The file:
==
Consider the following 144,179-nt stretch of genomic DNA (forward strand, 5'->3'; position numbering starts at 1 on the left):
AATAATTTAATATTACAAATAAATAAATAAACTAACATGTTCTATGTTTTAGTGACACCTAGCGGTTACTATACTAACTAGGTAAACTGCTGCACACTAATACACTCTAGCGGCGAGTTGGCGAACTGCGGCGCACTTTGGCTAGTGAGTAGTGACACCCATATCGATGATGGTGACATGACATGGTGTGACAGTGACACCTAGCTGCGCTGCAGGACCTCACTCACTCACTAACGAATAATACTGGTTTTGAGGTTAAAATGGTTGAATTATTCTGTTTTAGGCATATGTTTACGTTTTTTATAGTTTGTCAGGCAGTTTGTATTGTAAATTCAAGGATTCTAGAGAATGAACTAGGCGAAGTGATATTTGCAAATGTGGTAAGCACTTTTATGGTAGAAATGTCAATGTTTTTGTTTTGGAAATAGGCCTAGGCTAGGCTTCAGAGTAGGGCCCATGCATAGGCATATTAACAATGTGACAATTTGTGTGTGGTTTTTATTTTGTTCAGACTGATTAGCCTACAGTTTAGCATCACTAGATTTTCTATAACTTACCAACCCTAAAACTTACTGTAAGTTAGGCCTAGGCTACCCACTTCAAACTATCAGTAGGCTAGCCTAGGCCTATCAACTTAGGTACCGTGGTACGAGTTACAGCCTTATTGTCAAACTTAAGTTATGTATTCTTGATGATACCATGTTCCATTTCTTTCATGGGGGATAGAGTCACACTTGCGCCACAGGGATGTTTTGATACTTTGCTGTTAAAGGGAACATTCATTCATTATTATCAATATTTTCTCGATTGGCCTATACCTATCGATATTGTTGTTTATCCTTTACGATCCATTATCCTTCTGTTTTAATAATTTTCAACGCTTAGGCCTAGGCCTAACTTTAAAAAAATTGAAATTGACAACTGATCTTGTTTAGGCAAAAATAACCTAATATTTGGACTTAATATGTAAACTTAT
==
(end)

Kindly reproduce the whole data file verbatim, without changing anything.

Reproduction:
Consider the following 144,179-nt stretch of genomic DNA (forward strand, 5'->3'; position numbering starts at 1 on the left):
AATAATTTAATATTACAAATAAATAAATAAACTAACATGTTCTATGTTTTAGTGACACCTAGCGGTTACTATACTAACTAGGTAAACTGCTGCACACTAATACACTCTAGCGGCGAGTTGGCGAACTGCGGCGCACTTTGGCTAGTGAGTAGTGACACCCATATCGATGATGGTGACATGACATGGTGTGACAGTGACACCTAGCTGCGCTGCAGGACCTCACTCACTCACTAACGAATAATACTGGTTTTGAGGTTAAAATGGTTGAATTATTCTGTTTTAGGCATATGTTTACGTTTTTTATAGTTTGTCAGGCAGTTTGTATTGTAAATTCAAGGATTCTAGAGAATGAACTAGGCGAAGTGATATTTGCAAATGTGGTAAGCACTTTTATGGTAGAAATGTCAATGTTTTTGTTTTGGAAATAGGCCTAGGCTAGGCTTCAGAGTAGGGCCCATGCATAGGCATATTAACAATGTGACAATTTGTGTGTGGTTTTTATTTTGTTCAGACTGATTAGCCTACAGTTTAGCATCACTAGATTTTCTATAACTTACCAACCCTAAAACTTACTGTAAGTTAGGCCTAGGCTACCCACTTCAAACTATCAGTAGGCTAGCCTAGGCCTATCAACTTAGGTACCGTGGTACGAGTTACAGCCTTATTGTCAAACTTAAGTTATGTATTCTTGATGATACCATGTTCCATTTCTTTCATGGGGGATAGAGTCACACTTGCGCCACAGGGATGTTTTGATACTTTGCTGTTAAAGGGAACATTCATTCATTATTATCAATATTTTCTCGATTGGCCTATACCTATCGATATTGTTGTTTATCCTTTACGATCCATTATCCTTCTGTTTTAATAATTTTCAACGCTTAGGCCTAGGCCTAACTTTAAAAAAATTGAAATTGACAACTGATCTTGTTTAGGCAAAAATAACCTAATATTTGGACTTAATATGTAAACTTAT